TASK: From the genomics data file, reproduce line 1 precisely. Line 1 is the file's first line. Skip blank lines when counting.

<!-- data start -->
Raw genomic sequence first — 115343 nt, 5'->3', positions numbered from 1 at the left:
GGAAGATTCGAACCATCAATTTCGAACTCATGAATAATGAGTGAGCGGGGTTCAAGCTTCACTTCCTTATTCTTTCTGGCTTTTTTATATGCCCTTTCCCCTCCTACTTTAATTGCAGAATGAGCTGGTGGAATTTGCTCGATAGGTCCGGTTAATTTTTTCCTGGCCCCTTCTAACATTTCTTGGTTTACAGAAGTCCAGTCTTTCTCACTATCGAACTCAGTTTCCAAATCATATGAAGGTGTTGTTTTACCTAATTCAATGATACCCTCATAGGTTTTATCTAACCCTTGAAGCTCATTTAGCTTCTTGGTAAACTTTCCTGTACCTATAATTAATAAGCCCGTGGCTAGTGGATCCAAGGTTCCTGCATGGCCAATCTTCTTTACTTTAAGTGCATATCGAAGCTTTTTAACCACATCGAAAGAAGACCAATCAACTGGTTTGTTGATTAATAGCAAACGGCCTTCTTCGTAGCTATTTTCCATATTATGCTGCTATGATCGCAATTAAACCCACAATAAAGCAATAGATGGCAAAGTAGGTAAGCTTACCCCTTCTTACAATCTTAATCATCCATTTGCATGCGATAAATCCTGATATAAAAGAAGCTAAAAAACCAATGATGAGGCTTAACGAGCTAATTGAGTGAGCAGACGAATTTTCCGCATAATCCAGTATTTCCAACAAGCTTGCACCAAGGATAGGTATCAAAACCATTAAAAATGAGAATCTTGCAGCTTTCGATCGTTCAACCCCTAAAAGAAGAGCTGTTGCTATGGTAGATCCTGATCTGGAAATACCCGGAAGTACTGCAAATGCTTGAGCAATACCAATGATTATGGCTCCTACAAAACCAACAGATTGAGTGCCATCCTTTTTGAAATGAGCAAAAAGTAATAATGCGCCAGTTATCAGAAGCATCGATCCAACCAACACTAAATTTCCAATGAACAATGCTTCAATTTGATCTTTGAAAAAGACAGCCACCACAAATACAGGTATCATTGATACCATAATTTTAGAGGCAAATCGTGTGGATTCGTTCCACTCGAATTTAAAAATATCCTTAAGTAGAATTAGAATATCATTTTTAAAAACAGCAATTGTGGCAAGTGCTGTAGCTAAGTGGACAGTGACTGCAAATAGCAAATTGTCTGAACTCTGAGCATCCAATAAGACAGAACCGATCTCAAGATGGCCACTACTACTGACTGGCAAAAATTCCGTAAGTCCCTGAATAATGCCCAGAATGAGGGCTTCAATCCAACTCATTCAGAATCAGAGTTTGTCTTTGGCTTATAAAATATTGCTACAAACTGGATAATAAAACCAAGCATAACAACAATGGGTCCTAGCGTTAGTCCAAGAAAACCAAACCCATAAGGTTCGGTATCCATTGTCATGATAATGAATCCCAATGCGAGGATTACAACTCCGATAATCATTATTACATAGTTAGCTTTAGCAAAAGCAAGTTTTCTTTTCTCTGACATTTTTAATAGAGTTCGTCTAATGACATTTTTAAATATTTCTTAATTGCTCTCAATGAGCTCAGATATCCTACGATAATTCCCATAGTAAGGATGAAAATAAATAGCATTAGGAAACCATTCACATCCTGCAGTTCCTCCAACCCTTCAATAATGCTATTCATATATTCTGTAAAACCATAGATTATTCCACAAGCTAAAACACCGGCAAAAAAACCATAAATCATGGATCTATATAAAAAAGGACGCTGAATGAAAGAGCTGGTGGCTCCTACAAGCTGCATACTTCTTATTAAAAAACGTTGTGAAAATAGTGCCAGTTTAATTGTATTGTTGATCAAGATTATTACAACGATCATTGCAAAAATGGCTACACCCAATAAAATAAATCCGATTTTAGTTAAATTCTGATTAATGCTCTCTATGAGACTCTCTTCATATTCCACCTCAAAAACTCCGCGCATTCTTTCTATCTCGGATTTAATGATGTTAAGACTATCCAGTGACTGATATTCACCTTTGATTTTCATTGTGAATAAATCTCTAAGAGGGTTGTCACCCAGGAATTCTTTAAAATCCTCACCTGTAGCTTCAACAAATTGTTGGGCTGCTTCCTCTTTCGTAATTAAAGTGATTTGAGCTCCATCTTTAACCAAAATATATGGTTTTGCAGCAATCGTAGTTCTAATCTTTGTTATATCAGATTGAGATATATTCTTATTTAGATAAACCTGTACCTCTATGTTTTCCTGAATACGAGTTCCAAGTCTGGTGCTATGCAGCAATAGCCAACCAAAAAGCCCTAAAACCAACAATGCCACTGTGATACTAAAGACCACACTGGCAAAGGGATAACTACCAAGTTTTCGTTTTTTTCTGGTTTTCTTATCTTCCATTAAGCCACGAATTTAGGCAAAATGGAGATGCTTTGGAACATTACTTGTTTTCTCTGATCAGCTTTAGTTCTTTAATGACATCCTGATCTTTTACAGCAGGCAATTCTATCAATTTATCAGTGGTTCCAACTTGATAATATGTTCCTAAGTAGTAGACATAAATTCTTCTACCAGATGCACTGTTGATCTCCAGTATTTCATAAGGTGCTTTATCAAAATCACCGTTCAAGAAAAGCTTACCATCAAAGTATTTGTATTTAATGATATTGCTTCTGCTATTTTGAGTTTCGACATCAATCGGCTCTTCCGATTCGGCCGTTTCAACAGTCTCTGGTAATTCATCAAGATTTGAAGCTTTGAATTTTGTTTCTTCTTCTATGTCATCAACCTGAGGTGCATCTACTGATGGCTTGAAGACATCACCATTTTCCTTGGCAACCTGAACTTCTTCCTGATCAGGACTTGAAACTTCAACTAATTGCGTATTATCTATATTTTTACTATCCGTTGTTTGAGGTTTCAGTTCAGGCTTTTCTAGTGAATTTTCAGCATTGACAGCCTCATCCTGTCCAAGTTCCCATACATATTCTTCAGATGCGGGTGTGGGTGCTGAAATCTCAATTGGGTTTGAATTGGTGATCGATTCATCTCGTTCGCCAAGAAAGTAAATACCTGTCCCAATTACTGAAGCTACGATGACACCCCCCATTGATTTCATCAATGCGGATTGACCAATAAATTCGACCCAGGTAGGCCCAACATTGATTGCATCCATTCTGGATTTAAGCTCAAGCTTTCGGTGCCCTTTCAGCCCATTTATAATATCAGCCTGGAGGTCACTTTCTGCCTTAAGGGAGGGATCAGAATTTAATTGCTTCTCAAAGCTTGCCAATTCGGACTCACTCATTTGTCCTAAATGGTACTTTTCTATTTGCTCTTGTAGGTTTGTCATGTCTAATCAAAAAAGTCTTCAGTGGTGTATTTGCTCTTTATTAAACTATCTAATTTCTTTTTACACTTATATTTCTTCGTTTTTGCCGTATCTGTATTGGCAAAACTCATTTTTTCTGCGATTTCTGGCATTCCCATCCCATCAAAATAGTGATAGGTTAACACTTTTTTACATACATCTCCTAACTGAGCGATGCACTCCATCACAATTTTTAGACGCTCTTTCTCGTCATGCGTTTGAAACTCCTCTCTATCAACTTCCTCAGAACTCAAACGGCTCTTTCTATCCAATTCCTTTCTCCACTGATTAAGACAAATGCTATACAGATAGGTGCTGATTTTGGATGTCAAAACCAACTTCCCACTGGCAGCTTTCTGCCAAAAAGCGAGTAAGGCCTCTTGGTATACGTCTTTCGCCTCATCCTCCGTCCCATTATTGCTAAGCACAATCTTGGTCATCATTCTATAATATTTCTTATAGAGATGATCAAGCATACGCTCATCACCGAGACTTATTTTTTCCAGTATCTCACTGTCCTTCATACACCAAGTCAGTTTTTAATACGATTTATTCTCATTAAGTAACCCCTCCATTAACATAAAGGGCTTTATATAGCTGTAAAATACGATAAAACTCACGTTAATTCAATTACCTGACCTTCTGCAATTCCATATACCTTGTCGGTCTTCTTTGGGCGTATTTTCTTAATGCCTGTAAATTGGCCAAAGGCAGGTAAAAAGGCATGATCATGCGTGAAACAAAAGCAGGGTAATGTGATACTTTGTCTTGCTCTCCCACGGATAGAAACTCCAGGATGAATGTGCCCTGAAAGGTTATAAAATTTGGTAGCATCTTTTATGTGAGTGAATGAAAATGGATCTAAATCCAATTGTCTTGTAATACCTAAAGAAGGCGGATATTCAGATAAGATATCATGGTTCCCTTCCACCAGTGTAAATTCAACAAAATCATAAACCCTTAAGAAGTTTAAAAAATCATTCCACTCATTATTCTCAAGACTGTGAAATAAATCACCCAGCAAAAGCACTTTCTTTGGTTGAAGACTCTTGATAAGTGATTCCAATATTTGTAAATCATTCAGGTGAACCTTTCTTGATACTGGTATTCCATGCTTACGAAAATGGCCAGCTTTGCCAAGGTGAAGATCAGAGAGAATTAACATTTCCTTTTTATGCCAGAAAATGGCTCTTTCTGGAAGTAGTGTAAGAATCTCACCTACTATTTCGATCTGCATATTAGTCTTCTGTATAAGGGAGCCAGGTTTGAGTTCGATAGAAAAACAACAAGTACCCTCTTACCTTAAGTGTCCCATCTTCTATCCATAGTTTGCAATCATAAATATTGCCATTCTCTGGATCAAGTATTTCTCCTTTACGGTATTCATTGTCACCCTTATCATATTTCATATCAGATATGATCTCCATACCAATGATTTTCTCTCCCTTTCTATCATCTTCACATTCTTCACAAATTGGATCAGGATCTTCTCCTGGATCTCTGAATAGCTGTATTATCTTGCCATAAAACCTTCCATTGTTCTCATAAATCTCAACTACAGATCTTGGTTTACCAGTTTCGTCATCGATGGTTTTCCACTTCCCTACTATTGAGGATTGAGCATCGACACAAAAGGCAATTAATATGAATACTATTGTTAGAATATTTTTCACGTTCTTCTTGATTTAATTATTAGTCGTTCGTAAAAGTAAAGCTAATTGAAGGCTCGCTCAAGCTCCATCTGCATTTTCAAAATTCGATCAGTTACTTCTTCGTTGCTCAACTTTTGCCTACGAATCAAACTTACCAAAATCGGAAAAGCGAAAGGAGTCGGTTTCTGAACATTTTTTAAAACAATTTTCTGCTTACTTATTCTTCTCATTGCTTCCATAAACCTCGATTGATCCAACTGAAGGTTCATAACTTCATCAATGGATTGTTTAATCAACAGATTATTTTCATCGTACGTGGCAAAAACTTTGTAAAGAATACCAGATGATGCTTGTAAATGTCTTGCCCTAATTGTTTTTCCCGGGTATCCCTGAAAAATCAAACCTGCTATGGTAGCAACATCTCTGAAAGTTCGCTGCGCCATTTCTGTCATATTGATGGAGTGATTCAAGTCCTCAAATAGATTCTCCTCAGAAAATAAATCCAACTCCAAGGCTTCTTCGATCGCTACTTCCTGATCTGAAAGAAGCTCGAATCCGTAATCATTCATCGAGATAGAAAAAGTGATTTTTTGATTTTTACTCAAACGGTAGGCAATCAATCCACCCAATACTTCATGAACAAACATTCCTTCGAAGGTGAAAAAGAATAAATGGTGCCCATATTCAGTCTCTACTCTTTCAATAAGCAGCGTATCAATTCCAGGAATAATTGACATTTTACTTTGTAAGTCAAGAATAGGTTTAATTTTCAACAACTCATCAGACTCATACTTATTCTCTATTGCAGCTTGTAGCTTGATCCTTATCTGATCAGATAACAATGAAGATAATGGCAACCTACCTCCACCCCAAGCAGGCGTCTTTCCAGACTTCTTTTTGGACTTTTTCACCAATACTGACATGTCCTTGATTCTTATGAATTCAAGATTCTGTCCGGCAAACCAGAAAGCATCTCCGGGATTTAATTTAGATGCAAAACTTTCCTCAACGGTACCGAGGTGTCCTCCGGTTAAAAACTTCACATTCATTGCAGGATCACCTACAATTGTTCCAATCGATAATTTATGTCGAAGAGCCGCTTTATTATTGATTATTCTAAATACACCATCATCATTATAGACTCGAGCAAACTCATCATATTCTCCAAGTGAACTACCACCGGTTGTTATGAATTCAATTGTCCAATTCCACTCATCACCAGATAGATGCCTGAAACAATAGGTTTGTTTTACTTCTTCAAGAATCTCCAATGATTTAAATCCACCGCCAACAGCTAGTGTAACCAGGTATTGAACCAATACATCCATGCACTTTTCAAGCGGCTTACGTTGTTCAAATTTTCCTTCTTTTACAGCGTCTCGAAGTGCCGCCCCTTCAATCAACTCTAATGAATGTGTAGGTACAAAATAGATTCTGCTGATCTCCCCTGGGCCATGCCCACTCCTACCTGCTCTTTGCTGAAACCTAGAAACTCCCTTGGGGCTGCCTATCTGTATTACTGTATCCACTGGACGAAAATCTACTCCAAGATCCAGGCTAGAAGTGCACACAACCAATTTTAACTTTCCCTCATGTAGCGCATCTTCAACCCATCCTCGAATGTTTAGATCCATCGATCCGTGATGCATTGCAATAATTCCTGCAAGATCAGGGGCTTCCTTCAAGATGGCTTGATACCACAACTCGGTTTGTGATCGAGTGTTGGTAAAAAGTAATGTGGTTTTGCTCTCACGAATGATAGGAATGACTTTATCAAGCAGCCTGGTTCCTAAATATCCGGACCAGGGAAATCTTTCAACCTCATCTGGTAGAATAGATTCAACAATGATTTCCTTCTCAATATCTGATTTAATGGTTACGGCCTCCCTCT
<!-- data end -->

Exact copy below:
Raw genomic sequence first — 115343 nt, 5'->3', positions numbered from 1 at the left: